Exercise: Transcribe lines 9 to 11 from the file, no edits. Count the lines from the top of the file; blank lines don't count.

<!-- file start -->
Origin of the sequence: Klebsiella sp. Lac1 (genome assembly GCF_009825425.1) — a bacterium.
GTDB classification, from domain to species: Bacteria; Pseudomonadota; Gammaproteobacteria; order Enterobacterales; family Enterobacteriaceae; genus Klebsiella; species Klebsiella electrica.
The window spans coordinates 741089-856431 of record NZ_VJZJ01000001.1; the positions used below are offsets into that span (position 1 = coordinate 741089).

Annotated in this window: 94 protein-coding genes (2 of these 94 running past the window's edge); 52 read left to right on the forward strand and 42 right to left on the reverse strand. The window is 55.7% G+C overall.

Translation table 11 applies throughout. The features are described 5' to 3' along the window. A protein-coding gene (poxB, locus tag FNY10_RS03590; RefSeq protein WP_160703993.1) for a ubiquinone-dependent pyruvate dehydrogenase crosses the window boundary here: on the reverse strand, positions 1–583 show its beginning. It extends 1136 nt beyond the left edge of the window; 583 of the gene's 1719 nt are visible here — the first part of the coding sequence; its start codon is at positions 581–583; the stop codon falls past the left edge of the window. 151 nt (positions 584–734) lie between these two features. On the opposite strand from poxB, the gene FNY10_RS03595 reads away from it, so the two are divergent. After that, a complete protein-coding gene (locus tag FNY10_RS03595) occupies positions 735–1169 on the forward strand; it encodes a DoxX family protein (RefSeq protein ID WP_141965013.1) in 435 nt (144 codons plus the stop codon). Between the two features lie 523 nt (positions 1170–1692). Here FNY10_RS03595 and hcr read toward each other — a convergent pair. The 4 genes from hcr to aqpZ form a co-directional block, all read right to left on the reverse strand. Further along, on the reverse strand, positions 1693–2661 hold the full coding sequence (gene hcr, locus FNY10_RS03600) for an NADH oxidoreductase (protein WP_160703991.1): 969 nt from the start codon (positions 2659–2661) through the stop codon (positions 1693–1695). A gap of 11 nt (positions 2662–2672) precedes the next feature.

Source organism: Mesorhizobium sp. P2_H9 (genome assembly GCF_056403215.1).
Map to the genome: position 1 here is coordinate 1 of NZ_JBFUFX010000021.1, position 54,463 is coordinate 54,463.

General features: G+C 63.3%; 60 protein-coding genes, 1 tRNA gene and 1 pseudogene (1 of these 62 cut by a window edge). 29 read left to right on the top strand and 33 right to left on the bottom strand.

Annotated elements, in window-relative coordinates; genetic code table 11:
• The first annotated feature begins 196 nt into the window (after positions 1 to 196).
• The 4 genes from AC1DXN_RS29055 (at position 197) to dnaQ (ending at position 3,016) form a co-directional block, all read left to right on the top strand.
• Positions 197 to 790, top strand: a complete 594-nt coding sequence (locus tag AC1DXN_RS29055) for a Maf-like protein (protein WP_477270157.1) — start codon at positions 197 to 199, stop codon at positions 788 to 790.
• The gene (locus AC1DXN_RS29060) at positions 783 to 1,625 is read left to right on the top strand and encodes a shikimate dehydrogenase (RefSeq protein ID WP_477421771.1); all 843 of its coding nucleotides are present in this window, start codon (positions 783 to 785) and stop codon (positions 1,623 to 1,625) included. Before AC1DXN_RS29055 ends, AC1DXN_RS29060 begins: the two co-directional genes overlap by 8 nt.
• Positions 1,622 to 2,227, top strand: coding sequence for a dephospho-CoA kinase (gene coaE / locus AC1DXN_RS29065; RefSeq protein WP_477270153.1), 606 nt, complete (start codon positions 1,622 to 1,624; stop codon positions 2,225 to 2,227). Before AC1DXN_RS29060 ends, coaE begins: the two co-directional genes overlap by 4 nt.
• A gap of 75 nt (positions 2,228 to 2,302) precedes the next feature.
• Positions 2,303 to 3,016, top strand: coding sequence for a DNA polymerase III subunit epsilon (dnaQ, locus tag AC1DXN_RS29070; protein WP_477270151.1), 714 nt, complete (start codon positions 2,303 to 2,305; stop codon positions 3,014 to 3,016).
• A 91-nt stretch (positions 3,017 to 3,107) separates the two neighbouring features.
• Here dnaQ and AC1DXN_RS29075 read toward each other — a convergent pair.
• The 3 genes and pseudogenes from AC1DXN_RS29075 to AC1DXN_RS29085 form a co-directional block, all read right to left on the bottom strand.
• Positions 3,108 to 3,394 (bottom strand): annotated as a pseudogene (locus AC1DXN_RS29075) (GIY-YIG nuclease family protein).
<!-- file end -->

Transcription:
Annotated elements, in window-relative coordinates; genetic code table 11:
• The first annotated feature begins 196 nt into the window (after positions 1 to 196).
• The 4 genes from AC1DXN_RS29055 (at position 197) to dnaQ (ending at position 3,016) form a co-directional block, all read left to right on the top strand.